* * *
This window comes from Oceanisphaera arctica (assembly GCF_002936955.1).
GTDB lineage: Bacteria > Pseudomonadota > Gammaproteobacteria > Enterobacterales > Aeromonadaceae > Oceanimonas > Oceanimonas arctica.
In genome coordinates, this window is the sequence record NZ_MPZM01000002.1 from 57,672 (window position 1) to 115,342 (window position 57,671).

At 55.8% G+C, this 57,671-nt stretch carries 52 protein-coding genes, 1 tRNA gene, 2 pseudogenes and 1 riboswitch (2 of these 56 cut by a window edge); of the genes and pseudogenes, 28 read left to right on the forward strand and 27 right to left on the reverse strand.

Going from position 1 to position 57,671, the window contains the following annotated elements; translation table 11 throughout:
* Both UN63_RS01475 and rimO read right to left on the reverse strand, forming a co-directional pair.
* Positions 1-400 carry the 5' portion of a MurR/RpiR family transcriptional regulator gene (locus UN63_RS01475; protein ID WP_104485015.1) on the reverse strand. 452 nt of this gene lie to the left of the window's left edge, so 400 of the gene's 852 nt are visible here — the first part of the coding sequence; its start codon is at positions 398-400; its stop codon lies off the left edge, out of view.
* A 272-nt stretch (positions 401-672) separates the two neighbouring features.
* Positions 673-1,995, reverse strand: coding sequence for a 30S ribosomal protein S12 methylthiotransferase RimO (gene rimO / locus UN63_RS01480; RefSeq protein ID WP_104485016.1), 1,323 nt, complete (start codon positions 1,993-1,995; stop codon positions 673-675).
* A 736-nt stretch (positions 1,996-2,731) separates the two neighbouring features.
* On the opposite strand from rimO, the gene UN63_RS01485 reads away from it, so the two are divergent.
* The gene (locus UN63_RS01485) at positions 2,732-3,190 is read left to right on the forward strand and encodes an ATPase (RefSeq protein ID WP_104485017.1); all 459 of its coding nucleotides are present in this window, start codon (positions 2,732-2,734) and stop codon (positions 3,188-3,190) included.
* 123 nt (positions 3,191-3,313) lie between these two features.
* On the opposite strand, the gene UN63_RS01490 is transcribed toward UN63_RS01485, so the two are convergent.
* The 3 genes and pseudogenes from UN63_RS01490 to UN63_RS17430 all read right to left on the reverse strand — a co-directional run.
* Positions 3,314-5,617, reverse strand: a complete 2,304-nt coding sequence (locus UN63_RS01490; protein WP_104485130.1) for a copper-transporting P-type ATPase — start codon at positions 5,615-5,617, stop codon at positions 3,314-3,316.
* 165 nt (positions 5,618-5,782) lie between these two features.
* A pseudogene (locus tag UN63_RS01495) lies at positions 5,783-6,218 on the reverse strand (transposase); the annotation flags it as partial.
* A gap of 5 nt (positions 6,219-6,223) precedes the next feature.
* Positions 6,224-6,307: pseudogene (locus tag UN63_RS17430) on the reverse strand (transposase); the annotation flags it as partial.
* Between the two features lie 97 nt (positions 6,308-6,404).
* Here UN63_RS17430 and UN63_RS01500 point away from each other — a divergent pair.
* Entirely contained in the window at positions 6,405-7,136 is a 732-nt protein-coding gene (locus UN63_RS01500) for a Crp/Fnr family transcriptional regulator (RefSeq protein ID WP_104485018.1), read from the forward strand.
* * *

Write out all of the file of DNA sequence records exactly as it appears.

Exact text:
This window comes from Oceanisphaera arctica (assembly GCF_002936955.1).
GTDB lineage: Bacteria > Pseudomonadota > Gammaproteobacteria > Enterobacterales > Aeromonadaceae > Oceanimonas > Oceanimonas arctica.
In genome coordinates, this window is the sequence record NZ_MPZM01000002.1 from 57,672 (window position 1) to 115,342 (window position 57,671).

At 55.8% G+C, this 57,671-nt stretch carries 52 protein-coding genes, 1 tRNA gene, 2 pseudogenes and 1 riboswitch (2 of these 56 cut by a window edge); of the genes and pseudogenes, 28 read left to right on the forward strand and 27 right to left on the reverse strand.

Going from position 1 to position 57,671, the window contains the following annotated elements; translation table 11 throughout:
* Both UN63_RS01475 and rimO read right to left on the reverse strand, forming a co-directional pair.
* Positions 1-400 carry the 5' portion of a MurR/RpiR family transcriptional regulator gene (locus UN63_RS01475; protein ID WP_104485015.1) on the reverse strand. 452 nt of this gene lie to the left of the window's left edge, so 400 of the gene's 852 nt are visible here — the first part of the coding sequence; its start codon is at positions 398-400; its stop codon lies off the left edge, out of view.
* A 272-nt stretch (positions 401-672) separates the two neighbouring features.
* Positions 673-1,995, reverse strand: coding sequence for a 30S ribosomal protein S12 methylthiotransferase RimO (gene rimO / locus UN63_RS01480; RefSeq protein ID WP_104485016.1), 1,323 nt, complete (start codon positions 1,993-1,995; stop codon positions 673-675).
* A 736-nt stretch (positions 1,996-2,731) separates the two neighbouring features.
* On the opposite strand from rimO, the gene UN63_RS01485 reads away from it, so the two are divergent.
* The gene (locus UN63_RS01485) at positions 2,732-3,190 is read left to right on the forward strand and encodes an ATPase (RefSeq protein ID WP_104485017.1); all 459 of its coding nucleotides are present in this window, start codon (positions 2,732-2,734) and stop codon (positions 3,188-3,190) included.
* 123 nt (positions 3,191-3,313) lie between these two features.
* On the opposite strand, the gene UN63_RS01490 is transcribed toward UN63_RS01485, so the two are convergent.
* The 3 genes and pseudogenes from UN63_RS01490 to UN63_RS17430 all read right to left on the reverse strand — a co-directional run.
* Positions 3,314-5,617, reverse strand: a complete 2,304-nt coding sequence (locus UN63_RS01490; protein WP_104485130.1) for a copper-transporting P-type ATPase — start codon at positions 5,615-5,617, stop codon at positions 3,314-3,316.
* 165 nt (positions 5,618-5,782) lie between these two features.
* A pseudogene (locus tag UN63_RS01495) lies at positions 5,783-6,218 on the reverse strand (transposase); the annotation flags it as partial.
* A gap of 5 nt (positions 6,219-6,223) precedes the next feature.
* Positions 6,224-6,307: pseudogene (locus tag UN63_RS17430) on the reverse strand (transposase); the annotation flags it as partial.
* Between the two features lie 97 nt (positions 6,308-6,404).
* Here UN63_RS17430 and UN63_RS01500 point away from each other — a divergent pair.
* Entirely contained in the window at positions 6,405-7,136 is a 732-nt protein-coding gene (locus UN63_RS01500) for a Crp/Fnr family transcriptional regulator (RefSeq protein ID WP_104485018.1), read from the forward strand.